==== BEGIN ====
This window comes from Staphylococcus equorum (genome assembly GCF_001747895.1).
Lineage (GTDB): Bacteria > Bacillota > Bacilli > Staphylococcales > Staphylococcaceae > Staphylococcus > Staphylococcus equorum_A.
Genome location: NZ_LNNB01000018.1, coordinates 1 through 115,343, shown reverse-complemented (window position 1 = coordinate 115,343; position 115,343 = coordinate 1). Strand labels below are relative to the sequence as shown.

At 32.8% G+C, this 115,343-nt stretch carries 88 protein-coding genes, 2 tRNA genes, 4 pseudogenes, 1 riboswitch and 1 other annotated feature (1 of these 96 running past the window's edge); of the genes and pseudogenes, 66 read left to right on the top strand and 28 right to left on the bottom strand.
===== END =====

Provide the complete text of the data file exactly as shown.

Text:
This window comes from Staphylococcus equorum (genome assembly GCF_001747895.1).
Lineage (GTDB): Bacteria > Bacillota > Bacilli > Staphylococcales > Staphylococcaceae > Staphylococcus > Staphylococcus equorum_A.
Genome location: NZ_LNNB01000018.1, coordinates 1 through 115,343, shown reverse-complemented (window position 1 = coordinate 115,343; position 115,343 = coordinate 1). Strand labels below are relative to the sequence as shown.

At 32.8% G+C, this 115,343-nt stretch carries 88 protein-coding genes, 2 tRNA genes, 4 pseudogenes, 1 riboswitch and 1 other annotated feature (1 of these 96 running past the window's edge); of the genes and pseudogenes, 66 read left to right on the top strand and 28 right to left on the bottom strand.